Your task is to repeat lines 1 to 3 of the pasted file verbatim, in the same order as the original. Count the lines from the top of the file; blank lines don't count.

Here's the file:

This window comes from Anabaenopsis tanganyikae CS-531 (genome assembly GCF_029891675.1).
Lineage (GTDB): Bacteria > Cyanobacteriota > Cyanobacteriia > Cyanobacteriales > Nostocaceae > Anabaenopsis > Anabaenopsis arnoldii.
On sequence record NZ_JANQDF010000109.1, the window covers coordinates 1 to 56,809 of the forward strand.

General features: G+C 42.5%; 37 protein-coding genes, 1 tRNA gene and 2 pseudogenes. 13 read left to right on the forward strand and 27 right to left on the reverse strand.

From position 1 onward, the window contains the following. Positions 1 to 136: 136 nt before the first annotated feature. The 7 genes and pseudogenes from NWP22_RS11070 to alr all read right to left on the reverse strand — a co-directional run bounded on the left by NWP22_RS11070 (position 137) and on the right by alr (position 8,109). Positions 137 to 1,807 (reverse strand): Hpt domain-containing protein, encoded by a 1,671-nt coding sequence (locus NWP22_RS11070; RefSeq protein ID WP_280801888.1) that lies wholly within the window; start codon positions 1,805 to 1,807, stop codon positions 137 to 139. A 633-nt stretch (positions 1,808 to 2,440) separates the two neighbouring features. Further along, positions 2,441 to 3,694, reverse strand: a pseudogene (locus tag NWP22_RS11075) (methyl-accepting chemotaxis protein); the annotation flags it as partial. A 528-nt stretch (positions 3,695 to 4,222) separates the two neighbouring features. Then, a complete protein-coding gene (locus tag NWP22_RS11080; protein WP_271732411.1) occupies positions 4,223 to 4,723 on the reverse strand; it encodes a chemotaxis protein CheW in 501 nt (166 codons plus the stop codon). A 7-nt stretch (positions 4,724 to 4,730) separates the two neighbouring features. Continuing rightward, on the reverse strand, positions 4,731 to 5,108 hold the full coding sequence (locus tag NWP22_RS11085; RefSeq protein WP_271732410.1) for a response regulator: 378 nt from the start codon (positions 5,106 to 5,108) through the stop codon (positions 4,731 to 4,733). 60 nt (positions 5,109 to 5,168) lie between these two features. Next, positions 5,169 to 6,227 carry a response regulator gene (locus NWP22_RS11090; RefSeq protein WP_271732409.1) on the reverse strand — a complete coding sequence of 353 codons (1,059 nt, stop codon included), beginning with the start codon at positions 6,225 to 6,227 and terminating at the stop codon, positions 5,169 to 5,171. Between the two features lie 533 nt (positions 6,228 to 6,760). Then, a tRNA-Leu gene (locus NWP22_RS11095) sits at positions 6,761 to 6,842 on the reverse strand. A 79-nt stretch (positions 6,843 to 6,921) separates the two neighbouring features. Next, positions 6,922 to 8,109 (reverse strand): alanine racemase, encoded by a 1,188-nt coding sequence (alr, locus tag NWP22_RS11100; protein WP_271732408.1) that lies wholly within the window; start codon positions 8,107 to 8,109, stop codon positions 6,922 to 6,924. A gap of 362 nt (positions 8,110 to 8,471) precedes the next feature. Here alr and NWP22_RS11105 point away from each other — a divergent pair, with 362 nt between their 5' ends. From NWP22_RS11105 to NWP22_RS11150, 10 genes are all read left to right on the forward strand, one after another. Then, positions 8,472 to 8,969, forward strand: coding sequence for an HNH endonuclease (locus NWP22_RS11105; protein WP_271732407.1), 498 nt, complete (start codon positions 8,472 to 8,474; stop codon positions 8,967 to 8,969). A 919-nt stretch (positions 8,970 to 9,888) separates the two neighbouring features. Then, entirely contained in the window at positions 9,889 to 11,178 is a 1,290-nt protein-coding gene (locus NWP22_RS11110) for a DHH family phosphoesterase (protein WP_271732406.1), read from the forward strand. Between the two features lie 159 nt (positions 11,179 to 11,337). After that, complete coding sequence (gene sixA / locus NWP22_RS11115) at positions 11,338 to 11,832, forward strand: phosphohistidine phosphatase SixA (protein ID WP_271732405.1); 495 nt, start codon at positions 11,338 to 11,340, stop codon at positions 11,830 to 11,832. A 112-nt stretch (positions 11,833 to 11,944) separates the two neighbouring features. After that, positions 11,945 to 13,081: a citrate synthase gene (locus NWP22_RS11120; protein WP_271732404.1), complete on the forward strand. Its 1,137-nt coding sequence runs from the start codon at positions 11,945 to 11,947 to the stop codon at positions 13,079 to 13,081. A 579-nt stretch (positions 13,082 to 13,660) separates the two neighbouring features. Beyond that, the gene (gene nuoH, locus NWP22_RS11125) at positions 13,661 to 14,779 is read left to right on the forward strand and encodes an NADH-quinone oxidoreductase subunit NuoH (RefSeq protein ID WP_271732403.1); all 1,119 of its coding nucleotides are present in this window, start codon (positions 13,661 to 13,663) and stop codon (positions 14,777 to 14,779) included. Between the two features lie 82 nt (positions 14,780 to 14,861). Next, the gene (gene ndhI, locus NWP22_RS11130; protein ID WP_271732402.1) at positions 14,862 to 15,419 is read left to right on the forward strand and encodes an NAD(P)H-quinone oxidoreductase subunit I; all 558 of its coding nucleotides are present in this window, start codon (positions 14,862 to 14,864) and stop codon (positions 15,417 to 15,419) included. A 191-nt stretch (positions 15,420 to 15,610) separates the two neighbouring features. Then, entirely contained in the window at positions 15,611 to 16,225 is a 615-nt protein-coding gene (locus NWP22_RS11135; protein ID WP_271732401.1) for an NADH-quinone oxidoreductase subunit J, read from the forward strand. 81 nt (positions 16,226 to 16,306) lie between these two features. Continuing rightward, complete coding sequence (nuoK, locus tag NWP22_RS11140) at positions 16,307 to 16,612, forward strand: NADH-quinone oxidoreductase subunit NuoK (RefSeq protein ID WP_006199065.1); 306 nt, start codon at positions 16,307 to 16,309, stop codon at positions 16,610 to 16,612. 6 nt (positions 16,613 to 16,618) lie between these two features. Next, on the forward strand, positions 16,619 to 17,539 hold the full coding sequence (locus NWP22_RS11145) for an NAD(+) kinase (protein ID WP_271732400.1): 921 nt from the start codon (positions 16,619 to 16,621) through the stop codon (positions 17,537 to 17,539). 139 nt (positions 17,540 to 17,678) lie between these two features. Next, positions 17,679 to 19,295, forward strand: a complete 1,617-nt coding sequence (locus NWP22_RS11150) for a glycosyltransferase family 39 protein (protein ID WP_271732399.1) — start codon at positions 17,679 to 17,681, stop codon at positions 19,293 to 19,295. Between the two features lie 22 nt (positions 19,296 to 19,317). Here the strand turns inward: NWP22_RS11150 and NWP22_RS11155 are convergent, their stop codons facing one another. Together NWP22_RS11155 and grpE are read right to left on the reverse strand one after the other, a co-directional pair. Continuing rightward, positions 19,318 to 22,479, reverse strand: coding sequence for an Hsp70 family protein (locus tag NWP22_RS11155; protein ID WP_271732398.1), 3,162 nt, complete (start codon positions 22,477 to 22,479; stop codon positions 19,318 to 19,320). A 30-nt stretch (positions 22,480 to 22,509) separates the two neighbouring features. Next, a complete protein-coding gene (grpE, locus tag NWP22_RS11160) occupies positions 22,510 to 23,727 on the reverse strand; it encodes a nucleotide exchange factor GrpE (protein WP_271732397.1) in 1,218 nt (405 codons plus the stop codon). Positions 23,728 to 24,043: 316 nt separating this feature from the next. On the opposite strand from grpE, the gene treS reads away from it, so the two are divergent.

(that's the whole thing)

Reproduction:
This window comes from Anabaenopsis tanganyikae CS-531 (genome assembly GCF_029891675.1).
Lineage (GTDB): Bacteria > Cyanobacteriota > Cyanobacteriia > Cyanobacteriales > Nostocaceae > Anabaenopsis > Anabaenopsis arnoldii.
On sequence record NZ_JANQDF010000109.1, the window covers coordinates 1 to 56,809 of the forward strand.